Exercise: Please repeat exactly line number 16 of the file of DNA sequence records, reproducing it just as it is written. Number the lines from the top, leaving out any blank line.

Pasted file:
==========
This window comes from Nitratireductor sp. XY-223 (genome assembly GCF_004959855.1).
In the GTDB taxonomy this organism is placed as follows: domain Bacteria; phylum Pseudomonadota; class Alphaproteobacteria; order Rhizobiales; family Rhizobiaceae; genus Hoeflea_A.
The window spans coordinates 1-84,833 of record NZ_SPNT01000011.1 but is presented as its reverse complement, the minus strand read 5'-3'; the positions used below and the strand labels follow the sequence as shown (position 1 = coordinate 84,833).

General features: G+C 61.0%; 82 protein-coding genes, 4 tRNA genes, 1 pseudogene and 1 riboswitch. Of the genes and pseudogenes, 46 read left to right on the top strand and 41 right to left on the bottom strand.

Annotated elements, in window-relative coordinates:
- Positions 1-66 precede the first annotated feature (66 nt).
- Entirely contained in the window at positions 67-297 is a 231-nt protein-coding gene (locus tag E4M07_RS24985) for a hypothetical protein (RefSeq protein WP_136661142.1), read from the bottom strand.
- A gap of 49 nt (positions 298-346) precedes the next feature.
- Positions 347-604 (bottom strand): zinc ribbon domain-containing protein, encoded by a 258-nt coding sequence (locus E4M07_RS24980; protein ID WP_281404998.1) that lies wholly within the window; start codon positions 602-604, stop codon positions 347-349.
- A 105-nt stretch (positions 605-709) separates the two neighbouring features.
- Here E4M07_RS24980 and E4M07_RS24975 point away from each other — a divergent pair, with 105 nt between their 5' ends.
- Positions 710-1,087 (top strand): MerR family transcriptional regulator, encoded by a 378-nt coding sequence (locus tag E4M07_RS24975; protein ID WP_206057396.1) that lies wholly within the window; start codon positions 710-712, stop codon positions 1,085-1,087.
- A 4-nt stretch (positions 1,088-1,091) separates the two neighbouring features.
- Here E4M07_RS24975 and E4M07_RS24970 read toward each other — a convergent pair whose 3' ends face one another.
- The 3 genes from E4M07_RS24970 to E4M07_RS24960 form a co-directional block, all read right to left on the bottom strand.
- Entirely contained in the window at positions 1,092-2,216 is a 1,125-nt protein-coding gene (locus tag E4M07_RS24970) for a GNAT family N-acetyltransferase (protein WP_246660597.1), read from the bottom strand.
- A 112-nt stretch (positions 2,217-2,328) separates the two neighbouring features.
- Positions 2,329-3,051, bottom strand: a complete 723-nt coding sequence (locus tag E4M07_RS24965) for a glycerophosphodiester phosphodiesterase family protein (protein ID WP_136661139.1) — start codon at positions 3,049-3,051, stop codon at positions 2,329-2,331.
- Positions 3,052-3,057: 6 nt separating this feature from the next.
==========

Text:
- Entirely contained in the window at positions 1,092-2,216 is a 1,125-nt protein-coding gene (locus tag E4M07_RS24970) for a GNAT family N-acetyltransferase (protein WP_246660597.1), read from the bottom strand.